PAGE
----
Last update issued on April 10, 2003 at 03:15 UTC.
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The geomagnetic field was quiet to minor storm on April 9. Solar wind speed ranged between 393 and 510 km/sec. A high speed stream from coronal hole CH31 began to dominate the solar wind after 17h UTC, prior to that the disturbance which began on April 8 appears to have mixed with a high speed stream from coronal hole CH30.
Solar flux measured at 20h UTC on 2.8 GHz was 109.4. The planetary A
index was 25 (STAR Ap - based on the mean of three hour interval ap indices: 26.0).
Three hour interval K indices: 43545332 (planetary), 53544333 (Boulder).
The background x-ray flux is at the class B1-B2 level.
At midnight there were 6 spotted regions on the visible disk. Solar flare activity was moderate. A total of 5 C and 1 M class events was recorded during the day.
Region 10330 lost the trailing spots which had developed rudimentary penumbra. A few new small spots emerged while the
main penumbra was basically unchanged.
Region 10331 was quiet and stable.
Region 10332 developed slowly and was quiet.
Spotted regions not yet numbered by SEC/NOAA:
[S133] A new region emerged in the southwest quadrant on April 8. The region developed quickly early on April 9 and may be capable of further minor M class flaring. Location at midnight: S13W76. SEC has this as region 10326, even though the new region emerged 6 degrees further east and 3 degrees further south than the expected position of region 10326.
[S134] A new region emerged in the southeast quadrant on April 8 and decayed slightly on April 9 with the leading spot disappearing while a new trailing spot emerged. Location at midnight: S15E14. Flares: C1.1 at 02:54, C3.8 at 03:49, C1.1 at 05:37, C4.7 at 06:13, C6.4 at 09:33 and M2.5/1F at 23:29 UTC.
[S135] A new region rotated into view at the southeast limb late on April 9. Location at midnight: S10E81.
April 7-9: No obviously geoeffective CMEs observed.
Coronal hole history (since late October 2002)
Compare today's report with the situation one solar rotation ago: 28 days ago 27 days ago 26 days ago
The western part of a huge coronal hole (CH31), mainly in the southern hemisphere, was in a geoeffective position on April 6-9. The eastern part of CH31 will rotate to a geoeffective position on April 11-12.
Processed SOHO EIT 284 image at 19:06 UTC on April 9. Any black areas on the solar disk are likely coronal holes.
The geomagnetic field is expected to be unsettled to minor storm on April 10-13 when the high speed stream from CH31 dominates the solar wind, isolated major storm intervals are possible on April 11 and 12. Long distance medium wave (AM) band propagation along east-west paths over high and upper middle latitudes is very poor and will likely remain so at least until April 17, propagation along north-south paths is poor to fair but should become fair to good over the next few days and remain fairly good until at least April 16. [Trans Atlantic propagation conditions are currently monitored every night on 1470 kHz. Dominant station tonight: Radio Cristal del Uruguay.]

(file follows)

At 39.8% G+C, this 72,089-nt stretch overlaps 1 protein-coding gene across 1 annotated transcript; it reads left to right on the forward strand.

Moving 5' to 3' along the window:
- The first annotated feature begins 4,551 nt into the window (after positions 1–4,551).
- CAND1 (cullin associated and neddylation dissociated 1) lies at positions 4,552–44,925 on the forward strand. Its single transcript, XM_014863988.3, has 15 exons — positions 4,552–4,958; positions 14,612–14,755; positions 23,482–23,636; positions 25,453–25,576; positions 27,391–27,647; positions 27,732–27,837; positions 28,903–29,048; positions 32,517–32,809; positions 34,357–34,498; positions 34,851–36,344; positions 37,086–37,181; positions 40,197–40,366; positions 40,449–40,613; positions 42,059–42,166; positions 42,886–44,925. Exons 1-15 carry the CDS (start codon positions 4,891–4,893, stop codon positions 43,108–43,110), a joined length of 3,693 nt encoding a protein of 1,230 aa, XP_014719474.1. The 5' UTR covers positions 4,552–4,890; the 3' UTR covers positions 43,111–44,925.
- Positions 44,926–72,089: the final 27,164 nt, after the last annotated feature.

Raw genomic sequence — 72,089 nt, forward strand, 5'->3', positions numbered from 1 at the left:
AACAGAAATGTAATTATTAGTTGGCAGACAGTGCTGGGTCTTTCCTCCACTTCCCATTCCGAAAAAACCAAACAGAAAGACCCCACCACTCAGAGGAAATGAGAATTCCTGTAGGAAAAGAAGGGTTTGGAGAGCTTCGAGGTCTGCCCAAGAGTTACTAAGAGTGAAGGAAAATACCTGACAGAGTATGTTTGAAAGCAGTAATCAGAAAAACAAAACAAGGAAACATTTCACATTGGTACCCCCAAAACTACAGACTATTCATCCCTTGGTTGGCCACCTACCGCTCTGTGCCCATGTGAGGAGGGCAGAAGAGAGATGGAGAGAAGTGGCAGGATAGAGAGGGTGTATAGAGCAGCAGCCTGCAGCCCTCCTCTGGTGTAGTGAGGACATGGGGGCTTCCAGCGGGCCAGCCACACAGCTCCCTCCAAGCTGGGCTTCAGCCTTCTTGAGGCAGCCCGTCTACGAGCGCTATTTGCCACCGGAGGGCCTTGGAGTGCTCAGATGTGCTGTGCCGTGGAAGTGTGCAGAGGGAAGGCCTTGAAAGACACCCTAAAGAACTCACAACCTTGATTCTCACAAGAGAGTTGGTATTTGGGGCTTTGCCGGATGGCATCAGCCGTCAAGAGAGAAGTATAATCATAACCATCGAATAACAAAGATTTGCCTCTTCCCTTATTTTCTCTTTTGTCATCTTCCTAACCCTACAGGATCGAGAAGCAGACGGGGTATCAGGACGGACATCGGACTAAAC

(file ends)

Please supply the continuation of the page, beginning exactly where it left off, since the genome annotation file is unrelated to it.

|Coronal holes (1)||Coronal mass ejections (2)||M and X class flares (3)|
1) Effects from a coronal hole could reach Earth within the next 5 days.
2) Material from a CME is likely to impact Earth within 96 hours.
3) There is a possibility of either M or X class flares within the next 48 hours.
Green: 0-20% probability, Yellow: 20-60% probability, Red: 60-100% probability.
Compare to the previous day's image.
Data for all numbered solar regions according to the Solar Region Summary provided by SEC/NOAA. Comments are my own, as is the STAR spot count (spots observed at or inside a few hours before midnight) and data for regions not numbered by SEC or where SEC has observed no spots.
|Solar region||Date numbered||SEC
|Location at midnight||Area||Classification||Comment|
|10325||2003.03.27||3||N15W92||0100||DSO||rotated out of view|
SECs spots are those
of region S133
classification was CKO
classification was HSX
at midnight, area 0020
|Total spot count:||28||24|
flux at Earth
|International sunspot number||Smoothed sunspot number|
cycle 23 sunspot max.
|2002.10||167.0||97.5||(91.0 predicted, -3.6)|
|2002.11||168.7||95.0||(85.7 predicted, -5.3)|
|2002.12||157.2||81.6||(81.3 predicted, -4.4)|
|2003.01||144.0||79.5||(78.3 predicted, -3.0)|
|2003.02||124.5||46.2||(73.3 predicted, -5.0)|
|2003.03||131.4||61.5||(67.6 predicted, -5.7)|
|2003.04||135.5 (1)||34.6 (2)||(62.7 predicted, -4.9)|
1) Running average based on the daily 20:00 UTC observed solar flux value at 2800 MHz.
2) Unofficial, accumulated value based on the Boulder (SEC/NOAA) sunspot number. The official international sunspot number is typically 25-45% less.
This report has been prepared by Jan Alvestad. It is based partly on my own observations and interpretations, and partly on data from sources noted in solar links. All time references are to the UTC day. Comments and suggestions are always welcome.